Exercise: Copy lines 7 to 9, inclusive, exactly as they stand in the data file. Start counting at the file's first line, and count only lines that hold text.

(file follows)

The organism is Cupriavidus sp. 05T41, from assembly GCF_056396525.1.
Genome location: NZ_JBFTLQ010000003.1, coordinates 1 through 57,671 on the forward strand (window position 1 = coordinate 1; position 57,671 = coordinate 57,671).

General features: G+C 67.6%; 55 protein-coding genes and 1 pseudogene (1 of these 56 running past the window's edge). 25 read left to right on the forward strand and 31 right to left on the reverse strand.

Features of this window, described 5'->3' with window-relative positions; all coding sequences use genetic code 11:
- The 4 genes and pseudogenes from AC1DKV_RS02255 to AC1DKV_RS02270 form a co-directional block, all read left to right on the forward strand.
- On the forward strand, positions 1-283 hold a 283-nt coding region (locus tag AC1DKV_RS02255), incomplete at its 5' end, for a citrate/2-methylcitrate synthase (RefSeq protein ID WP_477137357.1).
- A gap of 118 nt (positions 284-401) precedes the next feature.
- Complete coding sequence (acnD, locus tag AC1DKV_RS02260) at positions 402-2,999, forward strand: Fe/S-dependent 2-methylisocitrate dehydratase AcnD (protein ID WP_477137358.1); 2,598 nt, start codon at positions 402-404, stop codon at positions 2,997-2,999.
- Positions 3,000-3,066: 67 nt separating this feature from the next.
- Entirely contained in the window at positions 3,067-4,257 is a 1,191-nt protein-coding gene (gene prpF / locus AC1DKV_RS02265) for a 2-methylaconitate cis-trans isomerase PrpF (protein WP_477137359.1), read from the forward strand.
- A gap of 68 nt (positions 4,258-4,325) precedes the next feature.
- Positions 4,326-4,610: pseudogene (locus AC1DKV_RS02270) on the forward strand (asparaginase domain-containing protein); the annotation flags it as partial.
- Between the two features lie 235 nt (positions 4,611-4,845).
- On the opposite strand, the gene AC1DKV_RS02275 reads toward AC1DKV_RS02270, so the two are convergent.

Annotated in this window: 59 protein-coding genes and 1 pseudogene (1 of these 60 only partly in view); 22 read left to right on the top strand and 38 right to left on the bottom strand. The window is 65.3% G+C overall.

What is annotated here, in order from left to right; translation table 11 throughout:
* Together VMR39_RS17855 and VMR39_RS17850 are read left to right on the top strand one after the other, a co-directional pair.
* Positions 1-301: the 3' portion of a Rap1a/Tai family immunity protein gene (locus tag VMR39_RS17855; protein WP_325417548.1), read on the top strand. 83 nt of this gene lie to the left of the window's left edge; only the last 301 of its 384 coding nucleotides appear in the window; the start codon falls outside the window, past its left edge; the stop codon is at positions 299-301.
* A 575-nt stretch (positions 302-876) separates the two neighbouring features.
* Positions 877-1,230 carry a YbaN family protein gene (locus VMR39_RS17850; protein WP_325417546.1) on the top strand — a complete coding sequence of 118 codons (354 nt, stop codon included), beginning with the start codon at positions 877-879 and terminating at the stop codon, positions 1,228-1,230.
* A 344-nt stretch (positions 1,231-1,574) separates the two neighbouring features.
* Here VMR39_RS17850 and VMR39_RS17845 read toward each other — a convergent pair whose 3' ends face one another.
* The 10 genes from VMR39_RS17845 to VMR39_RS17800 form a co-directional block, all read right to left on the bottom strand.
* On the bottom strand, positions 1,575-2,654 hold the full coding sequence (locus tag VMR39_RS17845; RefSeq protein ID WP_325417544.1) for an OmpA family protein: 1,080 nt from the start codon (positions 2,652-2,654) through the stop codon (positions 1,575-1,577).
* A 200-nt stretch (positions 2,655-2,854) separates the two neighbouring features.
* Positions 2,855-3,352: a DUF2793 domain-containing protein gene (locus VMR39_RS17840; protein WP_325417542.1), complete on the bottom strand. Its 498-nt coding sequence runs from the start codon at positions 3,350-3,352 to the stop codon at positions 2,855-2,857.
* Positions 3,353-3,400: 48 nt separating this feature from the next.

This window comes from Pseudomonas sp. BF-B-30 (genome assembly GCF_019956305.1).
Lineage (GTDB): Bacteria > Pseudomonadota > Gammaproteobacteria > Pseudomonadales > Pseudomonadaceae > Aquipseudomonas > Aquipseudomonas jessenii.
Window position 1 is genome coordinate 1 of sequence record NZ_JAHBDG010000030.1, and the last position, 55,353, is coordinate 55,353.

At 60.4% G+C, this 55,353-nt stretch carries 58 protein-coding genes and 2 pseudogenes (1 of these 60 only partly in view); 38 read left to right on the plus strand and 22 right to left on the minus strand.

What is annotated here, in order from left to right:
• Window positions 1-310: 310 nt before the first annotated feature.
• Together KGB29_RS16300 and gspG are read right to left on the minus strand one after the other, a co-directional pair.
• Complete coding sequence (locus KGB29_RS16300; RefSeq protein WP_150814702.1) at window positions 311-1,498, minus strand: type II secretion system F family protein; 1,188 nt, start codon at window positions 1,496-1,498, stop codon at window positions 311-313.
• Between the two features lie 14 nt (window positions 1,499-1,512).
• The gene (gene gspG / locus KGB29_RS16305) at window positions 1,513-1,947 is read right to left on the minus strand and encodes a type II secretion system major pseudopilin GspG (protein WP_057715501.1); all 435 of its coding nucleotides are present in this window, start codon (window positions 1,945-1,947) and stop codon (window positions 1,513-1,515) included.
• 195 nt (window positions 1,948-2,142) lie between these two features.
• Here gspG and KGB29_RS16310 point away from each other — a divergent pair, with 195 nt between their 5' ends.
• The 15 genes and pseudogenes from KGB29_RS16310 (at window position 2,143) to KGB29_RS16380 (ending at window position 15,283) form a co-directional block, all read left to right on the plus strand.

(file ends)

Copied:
- A gap of 118 nt (positions 284-401) precedes the next feature.
- Complete coding sequence (acnD, locus tag AC1DKV_RS02260) at positions 402-2,999, forward strand: Fe/S-dependent 2-methylisocitrate dehydratase AcnD (protein ID WP_477137358.1); 2,598 nt, start codon at positions 402-404, stop codon at positions 2,997-2,999.
- Positions 3,000-3,066: 67 nt separating this feature from the next.